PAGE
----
The purpose of this paper is to examine the relationship between education and health amongst Australian women.
This study uses the Household, Income and Labour Dynamics in Australia data set. Spouse’s education is employed as an instrument to solve the potential endogeneity of educational attainment.
The results indicate that an additional year of schooling can lead to an increase in self-reported health, physical health, mental health and a reduced likelihood of having long-term health conditions. Women who are not in the labour force are likely to enjoy higher benefits of education compared to their employed counterparts. The findings also suggest that the relationship between education and health can be explained by the extent of positive health behaviours and social capital as mediators.
The conclusion from the results might be different in the case of men, reducing the generalisability of the results. Several objective health variables should be used to provide further aspects of health on which education has an impact.
As the positive effect of education on women’s health is empirically found, investment in women’s education should be seriously considered and reevaluated.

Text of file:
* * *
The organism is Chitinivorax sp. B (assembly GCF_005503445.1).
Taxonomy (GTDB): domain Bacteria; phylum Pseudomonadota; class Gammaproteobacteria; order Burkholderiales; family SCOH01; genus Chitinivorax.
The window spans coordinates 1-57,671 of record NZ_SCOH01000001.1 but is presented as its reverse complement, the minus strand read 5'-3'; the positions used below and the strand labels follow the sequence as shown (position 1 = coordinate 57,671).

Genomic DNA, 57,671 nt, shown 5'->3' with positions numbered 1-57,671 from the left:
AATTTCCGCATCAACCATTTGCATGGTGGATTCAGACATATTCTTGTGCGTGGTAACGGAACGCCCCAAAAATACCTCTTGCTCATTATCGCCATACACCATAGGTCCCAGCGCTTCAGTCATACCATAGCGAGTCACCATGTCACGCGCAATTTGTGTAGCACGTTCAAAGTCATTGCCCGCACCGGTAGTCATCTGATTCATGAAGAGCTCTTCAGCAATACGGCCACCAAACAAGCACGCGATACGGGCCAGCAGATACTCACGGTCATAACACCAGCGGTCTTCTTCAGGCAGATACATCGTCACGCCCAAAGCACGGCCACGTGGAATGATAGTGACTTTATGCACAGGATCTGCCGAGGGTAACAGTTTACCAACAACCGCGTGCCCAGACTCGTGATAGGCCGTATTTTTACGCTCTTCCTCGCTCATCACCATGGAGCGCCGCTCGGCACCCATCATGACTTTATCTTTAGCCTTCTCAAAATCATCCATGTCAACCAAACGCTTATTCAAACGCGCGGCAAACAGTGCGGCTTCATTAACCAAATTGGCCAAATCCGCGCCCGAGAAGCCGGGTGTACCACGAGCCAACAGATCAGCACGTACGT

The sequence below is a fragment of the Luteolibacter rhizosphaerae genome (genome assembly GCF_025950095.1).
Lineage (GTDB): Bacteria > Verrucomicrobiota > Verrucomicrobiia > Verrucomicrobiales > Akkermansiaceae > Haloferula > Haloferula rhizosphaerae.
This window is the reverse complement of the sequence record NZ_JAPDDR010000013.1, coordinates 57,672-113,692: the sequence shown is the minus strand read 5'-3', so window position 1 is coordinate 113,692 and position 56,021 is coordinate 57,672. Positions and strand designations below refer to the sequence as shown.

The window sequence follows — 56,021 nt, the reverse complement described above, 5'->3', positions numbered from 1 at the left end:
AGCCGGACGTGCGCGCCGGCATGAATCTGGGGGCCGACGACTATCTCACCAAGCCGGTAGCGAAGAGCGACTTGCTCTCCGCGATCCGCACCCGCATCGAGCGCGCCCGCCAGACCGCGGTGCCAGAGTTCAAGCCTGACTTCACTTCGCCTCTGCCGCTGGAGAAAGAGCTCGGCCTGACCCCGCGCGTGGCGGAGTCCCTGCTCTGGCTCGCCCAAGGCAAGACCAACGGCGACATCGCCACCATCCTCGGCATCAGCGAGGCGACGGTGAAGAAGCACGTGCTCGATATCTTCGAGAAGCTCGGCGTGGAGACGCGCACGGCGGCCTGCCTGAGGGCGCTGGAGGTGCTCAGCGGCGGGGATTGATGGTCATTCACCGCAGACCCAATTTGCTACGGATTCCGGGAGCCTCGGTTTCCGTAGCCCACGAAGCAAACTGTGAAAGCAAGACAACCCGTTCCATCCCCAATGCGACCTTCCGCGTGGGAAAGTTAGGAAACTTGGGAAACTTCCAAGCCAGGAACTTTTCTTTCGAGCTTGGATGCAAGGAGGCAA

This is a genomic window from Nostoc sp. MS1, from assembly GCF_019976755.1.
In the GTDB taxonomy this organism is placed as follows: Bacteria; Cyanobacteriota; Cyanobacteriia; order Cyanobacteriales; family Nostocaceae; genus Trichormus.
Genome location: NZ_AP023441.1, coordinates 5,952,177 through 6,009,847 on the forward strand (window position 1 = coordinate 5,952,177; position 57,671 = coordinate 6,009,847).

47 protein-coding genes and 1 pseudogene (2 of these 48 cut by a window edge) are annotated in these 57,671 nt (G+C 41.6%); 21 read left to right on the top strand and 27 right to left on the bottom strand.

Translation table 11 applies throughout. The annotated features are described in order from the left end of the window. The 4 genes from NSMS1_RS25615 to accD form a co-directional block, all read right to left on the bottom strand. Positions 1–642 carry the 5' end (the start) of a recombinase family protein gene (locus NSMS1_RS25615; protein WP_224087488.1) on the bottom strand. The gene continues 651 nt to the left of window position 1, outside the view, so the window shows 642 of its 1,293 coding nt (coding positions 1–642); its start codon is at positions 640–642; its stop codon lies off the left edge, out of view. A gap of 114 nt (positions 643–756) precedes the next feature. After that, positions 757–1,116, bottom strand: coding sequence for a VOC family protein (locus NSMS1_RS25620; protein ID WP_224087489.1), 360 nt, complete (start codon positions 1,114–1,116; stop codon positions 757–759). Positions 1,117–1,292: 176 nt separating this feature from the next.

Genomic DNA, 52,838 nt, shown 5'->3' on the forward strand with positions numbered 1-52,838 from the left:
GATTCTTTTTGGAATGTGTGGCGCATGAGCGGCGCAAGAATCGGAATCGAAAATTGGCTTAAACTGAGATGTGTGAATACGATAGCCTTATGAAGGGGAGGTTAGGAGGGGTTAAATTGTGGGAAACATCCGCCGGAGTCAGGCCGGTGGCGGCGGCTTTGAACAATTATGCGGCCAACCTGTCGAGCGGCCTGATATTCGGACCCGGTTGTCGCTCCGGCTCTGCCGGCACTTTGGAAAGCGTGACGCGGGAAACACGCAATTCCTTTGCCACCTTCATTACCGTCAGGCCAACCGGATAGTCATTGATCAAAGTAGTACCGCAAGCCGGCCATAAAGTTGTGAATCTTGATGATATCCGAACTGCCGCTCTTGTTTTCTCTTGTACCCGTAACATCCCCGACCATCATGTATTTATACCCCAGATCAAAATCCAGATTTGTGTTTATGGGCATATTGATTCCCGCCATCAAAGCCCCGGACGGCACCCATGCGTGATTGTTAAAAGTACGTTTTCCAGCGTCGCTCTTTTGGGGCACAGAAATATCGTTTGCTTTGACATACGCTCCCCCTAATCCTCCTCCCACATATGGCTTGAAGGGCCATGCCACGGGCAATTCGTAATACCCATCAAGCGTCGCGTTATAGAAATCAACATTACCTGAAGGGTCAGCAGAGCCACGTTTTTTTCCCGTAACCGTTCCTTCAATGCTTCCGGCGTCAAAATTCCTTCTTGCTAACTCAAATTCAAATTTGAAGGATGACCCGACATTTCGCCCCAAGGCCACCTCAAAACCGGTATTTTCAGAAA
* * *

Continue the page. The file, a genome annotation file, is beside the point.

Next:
This paper focuses on Australian women which not only reduces the heterogeneity between genders but also adds to the rare number of studies on this topic in Australia. This paper also employs a formal mediation analysis to examine what are the mechanisms explaining the relationship between education and health.
This paper uses unit record data from the Household, Income and Labour Dynamics in Australia (HILDA) Survey. The HILDA Project was initiated and was funded by the Australian Government Department of Families, Housing, Community Services and Indigenous Affairs (FaHCSIA) and is managed by the Melbourne Institute of Applied Economic and Social Research (Melbourne Institute). The findings and views reported in this paper; however, are those of the authors and should not be attributed to either FaHCSIA or the Melbourne Institute.
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